The entry of the United States into the Hague System for filing international design patent applications through WIPO in 2015 has resulted in the US having two different sets of rules for prosecuting US design patents. The first set applies to all designs filed originally in the United States, including those claiming foreign priority, and the second set for international designs filed with WIPO that designate the US.
While both types of designs end up issuing as US design patents, they are treated rather differently by the USPTO. For example, in Hague designs, one can disclaim portions of the design by placing them in a different color or by broken lines. In regular US applications, only broken lines are allowed. The use of color instead of broken lines makes it easy to disclaim portions of designs that are shown in photographs, as opposed to having to place broken lines around portions of the photograph. Interestingly, the regular US rules apply to divisional applications filed based on an international design, so that the divisional applications may issue looking quite different from the parent application.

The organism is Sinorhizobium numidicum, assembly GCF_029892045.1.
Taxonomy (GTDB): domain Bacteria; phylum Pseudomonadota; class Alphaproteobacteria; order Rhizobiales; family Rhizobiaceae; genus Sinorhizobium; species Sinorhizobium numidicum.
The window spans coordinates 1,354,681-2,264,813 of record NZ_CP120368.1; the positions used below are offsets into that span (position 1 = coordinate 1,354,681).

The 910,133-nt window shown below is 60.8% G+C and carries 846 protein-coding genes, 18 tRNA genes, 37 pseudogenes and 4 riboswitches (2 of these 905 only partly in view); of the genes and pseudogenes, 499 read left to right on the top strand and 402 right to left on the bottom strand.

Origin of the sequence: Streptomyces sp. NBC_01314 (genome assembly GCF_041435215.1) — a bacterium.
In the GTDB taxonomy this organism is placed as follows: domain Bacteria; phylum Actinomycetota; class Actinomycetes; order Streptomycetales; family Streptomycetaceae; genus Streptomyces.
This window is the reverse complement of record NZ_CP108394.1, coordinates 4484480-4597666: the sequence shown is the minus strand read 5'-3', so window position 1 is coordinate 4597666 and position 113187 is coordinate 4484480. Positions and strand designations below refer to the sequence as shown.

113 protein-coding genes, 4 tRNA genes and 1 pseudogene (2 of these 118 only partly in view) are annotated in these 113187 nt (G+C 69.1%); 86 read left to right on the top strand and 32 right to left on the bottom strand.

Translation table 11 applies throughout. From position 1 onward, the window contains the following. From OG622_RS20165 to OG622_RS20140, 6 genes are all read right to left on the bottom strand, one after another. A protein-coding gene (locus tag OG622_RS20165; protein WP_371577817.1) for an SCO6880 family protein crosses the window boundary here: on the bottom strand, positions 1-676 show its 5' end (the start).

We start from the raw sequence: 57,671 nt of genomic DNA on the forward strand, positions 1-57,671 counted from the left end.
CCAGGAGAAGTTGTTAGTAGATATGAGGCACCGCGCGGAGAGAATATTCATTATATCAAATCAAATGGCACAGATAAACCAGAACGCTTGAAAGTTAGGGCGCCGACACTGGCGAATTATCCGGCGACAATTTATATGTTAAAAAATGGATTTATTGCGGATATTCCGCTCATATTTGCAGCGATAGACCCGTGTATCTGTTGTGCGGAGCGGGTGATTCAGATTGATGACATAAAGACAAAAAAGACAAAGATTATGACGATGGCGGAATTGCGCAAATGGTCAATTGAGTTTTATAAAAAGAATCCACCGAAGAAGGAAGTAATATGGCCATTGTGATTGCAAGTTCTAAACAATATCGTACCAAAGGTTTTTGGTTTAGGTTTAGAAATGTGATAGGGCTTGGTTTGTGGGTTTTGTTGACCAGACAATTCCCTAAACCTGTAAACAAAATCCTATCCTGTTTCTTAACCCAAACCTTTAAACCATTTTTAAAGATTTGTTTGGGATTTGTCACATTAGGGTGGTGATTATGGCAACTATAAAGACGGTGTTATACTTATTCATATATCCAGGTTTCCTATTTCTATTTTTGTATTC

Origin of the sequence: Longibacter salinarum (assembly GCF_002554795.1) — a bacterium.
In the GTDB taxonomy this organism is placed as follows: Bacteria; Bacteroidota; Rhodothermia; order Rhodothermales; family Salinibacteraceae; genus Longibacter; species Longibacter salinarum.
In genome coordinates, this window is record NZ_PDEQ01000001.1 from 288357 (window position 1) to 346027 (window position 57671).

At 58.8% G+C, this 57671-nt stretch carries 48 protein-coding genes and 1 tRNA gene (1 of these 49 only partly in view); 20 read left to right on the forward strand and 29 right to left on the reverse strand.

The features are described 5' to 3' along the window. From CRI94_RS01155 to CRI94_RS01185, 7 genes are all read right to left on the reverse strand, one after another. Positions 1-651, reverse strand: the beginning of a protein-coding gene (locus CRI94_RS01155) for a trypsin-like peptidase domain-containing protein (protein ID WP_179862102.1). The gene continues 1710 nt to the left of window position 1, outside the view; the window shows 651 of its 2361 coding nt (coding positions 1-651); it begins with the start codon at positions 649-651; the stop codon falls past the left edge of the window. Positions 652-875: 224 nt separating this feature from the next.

Another difference between the two types of designs is that international applications are published six months after filing, while regular US design application are not published until the patent issues. The full set of rules for filing and prosecution of International Designs under the Hague system can be found in chapter 2900 of the Manual of Patent Examining Procedure.
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